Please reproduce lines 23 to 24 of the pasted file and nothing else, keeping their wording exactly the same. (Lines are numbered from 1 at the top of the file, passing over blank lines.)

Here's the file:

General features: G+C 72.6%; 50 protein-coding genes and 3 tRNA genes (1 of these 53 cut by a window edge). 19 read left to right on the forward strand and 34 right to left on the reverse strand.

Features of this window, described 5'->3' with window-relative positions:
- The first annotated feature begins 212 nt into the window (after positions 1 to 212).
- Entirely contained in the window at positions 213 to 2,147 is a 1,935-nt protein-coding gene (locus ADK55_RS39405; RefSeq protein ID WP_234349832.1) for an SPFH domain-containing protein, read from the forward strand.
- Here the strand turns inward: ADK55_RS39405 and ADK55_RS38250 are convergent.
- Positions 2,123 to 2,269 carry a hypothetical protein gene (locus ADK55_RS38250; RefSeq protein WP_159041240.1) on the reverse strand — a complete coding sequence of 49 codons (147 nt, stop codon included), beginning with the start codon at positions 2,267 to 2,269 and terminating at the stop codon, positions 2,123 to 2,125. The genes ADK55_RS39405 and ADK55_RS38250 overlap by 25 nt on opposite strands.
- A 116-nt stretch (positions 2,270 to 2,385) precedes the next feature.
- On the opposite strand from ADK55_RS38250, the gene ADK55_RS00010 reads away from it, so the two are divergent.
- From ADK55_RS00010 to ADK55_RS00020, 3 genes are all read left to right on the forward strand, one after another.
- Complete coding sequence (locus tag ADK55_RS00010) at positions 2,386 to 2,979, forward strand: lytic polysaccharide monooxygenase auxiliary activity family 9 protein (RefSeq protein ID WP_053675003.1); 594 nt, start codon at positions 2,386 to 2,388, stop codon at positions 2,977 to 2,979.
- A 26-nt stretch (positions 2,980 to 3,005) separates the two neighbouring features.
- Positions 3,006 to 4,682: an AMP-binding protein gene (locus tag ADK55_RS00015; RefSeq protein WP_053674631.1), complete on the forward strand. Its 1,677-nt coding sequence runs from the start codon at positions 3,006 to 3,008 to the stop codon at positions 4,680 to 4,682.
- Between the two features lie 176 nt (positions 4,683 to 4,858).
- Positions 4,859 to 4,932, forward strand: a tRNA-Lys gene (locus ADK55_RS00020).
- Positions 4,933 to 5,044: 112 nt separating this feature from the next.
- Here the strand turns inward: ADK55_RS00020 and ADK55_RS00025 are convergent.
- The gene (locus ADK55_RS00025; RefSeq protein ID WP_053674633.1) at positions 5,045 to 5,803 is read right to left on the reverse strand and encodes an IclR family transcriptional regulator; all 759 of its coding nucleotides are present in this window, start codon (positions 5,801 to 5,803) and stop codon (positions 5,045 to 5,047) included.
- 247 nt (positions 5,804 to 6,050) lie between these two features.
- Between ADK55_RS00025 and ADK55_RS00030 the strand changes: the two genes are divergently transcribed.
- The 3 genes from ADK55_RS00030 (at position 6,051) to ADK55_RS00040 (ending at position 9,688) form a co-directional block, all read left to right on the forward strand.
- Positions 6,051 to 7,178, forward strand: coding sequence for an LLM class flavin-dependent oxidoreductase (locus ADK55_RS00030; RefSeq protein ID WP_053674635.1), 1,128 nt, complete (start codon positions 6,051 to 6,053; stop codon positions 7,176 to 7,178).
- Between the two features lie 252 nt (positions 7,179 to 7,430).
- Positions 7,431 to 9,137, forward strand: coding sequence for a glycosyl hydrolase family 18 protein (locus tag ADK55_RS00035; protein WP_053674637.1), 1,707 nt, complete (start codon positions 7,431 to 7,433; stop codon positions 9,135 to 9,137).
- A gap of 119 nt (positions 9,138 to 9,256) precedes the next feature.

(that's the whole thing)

- Positions 7,431 to 9,137, forward strand: coding sequence for a glycosyl hydrolase family 18 protein (locus tag ADK55_RS00035; protein WP_053674637.1), 1,707 nt, complete (start codon positions 7,431 to 7,433; stop codon positions 9,135 to 9,137).
- A gap of 119 nt (positions 9,138 to 9,256) precedes the next feature.